Part of Calif. human-trafficking initiative put on hold
SACRAMENTO, Calif. — A federal judge has blocked part of a voter-approved ballot initiative related to human trafficking until a court hearing can be held later this month.
The decision temporarily halts a provision of Proposition 35 that requires registered sex offenders to give authorities a list of their Internet providers and screen names. The initiative, passed Nov. 6 with 81% support, toughens penalties on those convicted of human trafficking.
The American Civil Liberties Union of Northern California and the Electronic Frontier Foundation sued in U.S. District Court in San Francisco on behalf of sex offenders. They argue that the requirement restricts offenders’ First Amendment right to free speech and their due-process and equal-protection rights under the 14th Amendment.
U.S. District Judge Thelton Henderson issued a temporary restraining order until there is a full hearing Nov. 20, saying there are “serious questions” of constitutional rights to be considered.
He noted in the four-page order, issued Nov. 7, that the state says it can’t enforce the provision until March, so there would be minimal harm in issuing a stay.
The lawsuit was filed on behalf of two anonymous registered sex offenders who otherwise would be required to disclose their Internet providers and screen names.
It does not challenge separate provisions in the measure that will more than double prison sentences for human trafficking and impose life sentences for the sex-trafficking of children.
“We do think we’ll prevail in the long run,” said ACLU staff attorney Michael Risher. “This law simply sweeps much too broadly, because it includes all 73,000 people who are required to register here in California.”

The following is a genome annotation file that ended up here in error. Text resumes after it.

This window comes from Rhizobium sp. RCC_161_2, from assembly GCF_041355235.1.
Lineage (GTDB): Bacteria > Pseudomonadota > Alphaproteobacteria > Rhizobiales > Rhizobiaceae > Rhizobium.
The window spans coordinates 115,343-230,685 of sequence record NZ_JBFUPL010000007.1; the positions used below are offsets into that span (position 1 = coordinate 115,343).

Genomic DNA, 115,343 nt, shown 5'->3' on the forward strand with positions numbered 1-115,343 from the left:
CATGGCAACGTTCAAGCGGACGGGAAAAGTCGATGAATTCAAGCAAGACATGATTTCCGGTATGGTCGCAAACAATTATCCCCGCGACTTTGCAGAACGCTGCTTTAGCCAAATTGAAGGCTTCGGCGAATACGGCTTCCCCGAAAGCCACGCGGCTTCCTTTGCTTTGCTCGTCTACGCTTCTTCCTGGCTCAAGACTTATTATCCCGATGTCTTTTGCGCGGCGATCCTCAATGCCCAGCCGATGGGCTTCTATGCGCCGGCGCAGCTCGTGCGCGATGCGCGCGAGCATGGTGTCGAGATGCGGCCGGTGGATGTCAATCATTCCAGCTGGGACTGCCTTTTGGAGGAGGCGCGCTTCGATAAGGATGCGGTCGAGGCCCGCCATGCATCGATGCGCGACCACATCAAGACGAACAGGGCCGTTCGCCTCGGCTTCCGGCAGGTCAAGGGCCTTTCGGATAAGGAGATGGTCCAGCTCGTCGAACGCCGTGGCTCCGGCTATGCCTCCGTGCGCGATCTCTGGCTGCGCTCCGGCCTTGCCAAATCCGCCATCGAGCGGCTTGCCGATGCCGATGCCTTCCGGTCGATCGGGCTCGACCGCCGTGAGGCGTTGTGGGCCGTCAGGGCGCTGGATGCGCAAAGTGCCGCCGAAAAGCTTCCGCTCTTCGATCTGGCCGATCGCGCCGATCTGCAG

The list includes people who committed misdemeanor indecent exposure years ago or whose crimes never involved the Internet, he said.
A sex offender’s rights should be restricted only on an individual basis, Risher said, taking into account the offender’s history and likelihood of using the Internet to commit new crimes: “It can’t dump them all into a category.”
Dan Cohen, spokesman for the Yes on 35, said in a statement that the proponents “are confident the court will follow precedent and uphold the new sex offender registration reporting requirements to protect vulnerable women and children from exploitation.” They said such court challenges are common and have regularly been rejected by courts.
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John Seigenthaler founded the Newseum Institute’s First Amendment Center in 1991 with the mission of creating national discussion, dialogue and debate about First Amendment rights and values.
Dr. Charles C. Haynes is director of the Religious Freedom Center at the Newseum Institute.. He writes and speaks extensively on religious liberty and religion in American public life.
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